Eleven students of the Pentecost University College (PUC) have dragged the institution before the Human Rights Division of the Accra High Court for admitting them to pursue a four-year degree programme when it did not have the accreditation to run that course.

The students are seeking GH¢3,300,000 in general damages and GH¢16,802 for each affected student in special damages.

Joined to the suit are the registrar and the rector of the university. 

The university is said to have offered admission to the students in June 2010 to pursue a three-year degree programme leading to the award of a Bachelor of Arts (B.A.) degree in Communications Studies.

After they had successfully completed the programme in October 2014, the Registrar of the PUC was said to have told the students that they could not graduate with their mates who pursued other programmes because the University of Ghana, Legon had not issued the PUC with an accreditation to run that programme.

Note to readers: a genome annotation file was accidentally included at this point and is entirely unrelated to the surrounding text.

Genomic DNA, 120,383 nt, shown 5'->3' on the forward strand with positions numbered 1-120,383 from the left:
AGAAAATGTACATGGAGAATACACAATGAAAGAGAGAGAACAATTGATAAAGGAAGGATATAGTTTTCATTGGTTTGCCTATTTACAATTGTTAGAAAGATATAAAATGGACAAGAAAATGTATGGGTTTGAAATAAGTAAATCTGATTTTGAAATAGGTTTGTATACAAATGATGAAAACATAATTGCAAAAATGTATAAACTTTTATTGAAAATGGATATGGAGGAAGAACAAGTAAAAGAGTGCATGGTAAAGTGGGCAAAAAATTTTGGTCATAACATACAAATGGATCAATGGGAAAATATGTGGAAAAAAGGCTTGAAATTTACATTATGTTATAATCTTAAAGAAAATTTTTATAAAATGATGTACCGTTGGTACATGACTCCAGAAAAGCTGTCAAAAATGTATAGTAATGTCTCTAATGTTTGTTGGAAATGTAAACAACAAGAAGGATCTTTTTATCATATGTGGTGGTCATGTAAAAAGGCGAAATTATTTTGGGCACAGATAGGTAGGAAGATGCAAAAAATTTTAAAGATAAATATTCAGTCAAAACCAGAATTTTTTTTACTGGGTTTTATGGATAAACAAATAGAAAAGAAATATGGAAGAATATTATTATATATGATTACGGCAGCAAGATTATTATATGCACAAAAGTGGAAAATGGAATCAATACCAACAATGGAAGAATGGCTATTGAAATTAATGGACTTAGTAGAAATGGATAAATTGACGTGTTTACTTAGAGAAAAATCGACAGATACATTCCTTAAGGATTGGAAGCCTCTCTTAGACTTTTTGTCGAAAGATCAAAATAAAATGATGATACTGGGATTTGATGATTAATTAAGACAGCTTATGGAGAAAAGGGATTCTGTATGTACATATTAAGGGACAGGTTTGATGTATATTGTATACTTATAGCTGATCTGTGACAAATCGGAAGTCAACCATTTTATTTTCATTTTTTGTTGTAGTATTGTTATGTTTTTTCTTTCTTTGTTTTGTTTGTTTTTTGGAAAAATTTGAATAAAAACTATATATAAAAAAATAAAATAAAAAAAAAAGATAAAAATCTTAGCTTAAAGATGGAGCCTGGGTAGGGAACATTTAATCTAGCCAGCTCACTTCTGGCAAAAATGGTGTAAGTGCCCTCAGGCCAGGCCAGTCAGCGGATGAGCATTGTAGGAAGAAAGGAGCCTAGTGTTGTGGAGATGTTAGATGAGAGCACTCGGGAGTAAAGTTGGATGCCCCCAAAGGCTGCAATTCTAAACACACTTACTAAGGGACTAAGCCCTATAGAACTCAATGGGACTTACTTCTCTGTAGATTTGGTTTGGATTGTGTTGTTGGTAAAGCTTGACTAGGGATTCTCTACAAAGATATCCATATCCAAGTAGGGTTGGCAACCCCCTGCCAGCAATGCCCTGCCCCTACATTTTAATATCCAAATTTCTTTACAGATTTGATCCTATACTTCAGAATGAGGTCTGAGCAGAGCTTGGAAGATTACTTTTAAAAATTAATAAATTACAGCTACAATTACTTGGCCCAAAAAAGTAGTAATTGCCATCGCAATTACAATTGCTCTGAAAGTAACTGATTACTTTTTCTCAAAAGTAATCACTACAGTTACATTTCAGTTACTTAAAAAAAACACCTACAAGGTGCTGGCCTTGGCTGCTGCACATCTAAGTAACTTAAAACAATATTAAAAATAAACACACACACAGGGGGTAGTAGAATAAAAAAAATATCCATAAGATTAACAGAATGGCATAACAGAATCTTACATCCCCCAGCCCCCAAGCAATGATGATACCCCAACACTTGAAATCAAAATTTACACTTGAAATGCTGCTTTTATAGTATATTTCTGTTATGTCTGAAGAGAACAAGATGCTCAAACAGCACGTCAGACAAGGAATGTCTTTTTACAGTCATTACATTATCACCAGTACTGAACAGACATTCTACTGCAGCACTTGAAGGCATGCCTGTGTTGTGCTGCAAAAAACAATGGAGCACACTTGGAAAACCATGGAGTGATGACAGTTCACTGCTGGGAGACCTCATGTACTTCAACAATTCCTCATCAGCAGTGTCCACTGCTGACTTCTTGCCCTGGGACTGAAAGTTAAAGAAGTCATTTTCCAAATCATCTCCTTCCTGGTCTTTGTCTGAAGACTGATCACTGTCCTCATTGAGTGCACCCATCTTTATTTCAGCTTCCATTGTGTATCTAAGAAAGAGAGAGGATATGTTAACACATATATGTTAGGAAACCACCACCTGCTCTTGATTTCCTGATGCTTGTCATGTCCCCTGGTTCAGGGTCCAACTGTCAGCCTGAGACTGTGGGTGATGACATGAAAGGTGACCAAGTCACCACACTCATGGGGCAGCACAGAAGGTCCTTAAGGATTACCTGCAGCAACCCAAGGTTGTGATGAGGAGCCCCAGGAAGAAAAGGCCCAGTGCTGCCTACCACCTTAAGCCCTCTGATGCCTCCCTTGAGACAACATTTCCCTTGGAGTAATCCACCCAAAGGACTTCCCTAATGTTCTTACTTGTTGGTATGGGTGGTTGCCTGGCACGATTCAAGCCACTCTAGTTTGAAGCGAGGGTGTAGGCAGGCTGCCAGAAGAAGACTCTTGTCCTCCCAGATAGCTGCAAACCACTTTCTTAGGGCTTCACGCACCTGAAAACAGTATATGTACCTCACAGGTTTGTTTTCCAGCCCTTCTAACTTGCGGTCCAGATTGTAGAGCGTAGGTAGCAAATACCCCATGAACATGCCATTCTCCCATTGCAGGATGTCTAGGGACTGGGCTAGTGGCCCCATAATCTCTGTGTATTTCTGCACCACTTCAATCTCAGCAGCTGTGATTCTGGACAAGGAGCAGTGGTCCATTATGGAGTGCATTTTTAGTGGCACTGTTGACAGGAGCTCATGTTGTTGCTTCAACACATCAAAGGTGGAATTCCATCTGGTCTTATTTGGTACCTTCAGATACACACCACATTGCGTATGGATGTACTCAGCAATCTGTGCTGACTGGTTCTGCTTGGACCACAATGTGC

The affected students described the conduct of the authorities of the university as fraudulent, adding that the gesture had jeopardised their future, as well as occasioned serious financial damage to them.

The plaintiffs are represented by Mr Tassah Tapha Tassah, an Accra-based lawyer.
Claims

In a statement of claim accompanying the writ of summons, the students averred that the PUC advertised a programme of study entitled, “B.A. Communications Studies”, as being offered at the university.

It said pursuant to that advertisement, they purchased admission forms and applied to the PUC for admission.

It said some time in June 2010, the university wrote letters to the students offering them admission to the institution to pursue a four-year programme leading to the award of a degree in B.A. Communications Studies.

It said the students accepted the offer of admission to the institution, paid the requisite admission and other incidental fees, were matriculated and admitted to the university to pursue the course.

According to the statement, for the entire duration of their studies at the university, the plaintiffs had paid all the fees and bought all the prescribed books and handouts and made photocopies.

It stated that for the entire duration of their studies, they expended money on hostel accommodation, transportation, feeding, clothing, among other expenditures.